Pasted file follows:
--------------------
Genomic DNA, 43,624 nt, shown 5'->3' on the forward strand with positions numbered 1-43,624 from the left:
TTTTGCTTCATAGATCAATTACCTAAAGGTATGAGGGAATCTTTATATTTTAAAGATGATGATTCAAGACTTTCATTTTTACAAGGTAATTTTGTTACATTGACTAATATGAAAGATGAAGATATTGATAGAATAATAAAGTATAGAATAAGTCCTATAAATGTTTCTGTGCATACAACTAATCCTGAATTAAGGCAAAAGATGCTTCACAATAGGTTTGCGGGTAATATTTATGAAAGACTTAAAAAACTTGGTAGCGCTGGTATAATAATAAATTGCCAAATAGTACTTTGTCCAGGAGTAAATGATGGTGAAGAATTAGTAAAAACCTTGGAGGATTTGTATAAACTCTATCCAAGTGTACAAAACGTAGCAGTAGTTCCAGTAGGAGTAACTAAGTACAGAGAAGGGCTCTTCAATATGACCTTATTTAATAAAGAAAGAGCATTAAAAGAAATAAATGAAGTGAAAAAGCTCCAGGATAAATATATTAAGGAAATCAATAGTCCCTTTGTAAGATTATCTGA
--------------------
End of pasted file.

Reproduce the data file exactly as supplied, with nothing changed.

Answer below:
Genomic DNA, 43,624 nt, shown 5'->3' on the forward strand with positions numbered 1-43,624 from the left:
TTTTGCTTCATAGATCAATTACCTAAAGGTATGAGGGAATCTTTATATTTTAAAGATGATGATTCAAGACTTTCATTTTTACAAGGTAATTTTGTTACATTGACTAATATGAAAGATGAAGATATTGATAGAATAATAAAGTATAGAATAAGTCCTATAAATGTTTCTGTGCATACAACTAATCCTGAATTAAGGCAAAAGATGCTTCACAATAGGTTTGCGGGTAATATTTATGAAAGACTTAAAAAACTTGGTAGCGCTGGTATAATAATAAATTGCCAAATAGTACTTTGTCCAGGAGTAAATGATGGTGAAGAATTAGTAAAAACCTTGGAGGATTTGTATAAACTCTATCCAAGTGTACAAAACGTAGCAGTAGTTCCAGTAGGAGTAACTAAGTACAGAGAAGGGCTCTTCAATATGACCTTATTTAATAAAGAAAGAGCATTAAAAGAAATAAATGAAGTGAAAAAGCTCCAGGATAAATATATTAAGGAAATCAATAGTCCCTTTGTAAGATTATCTGA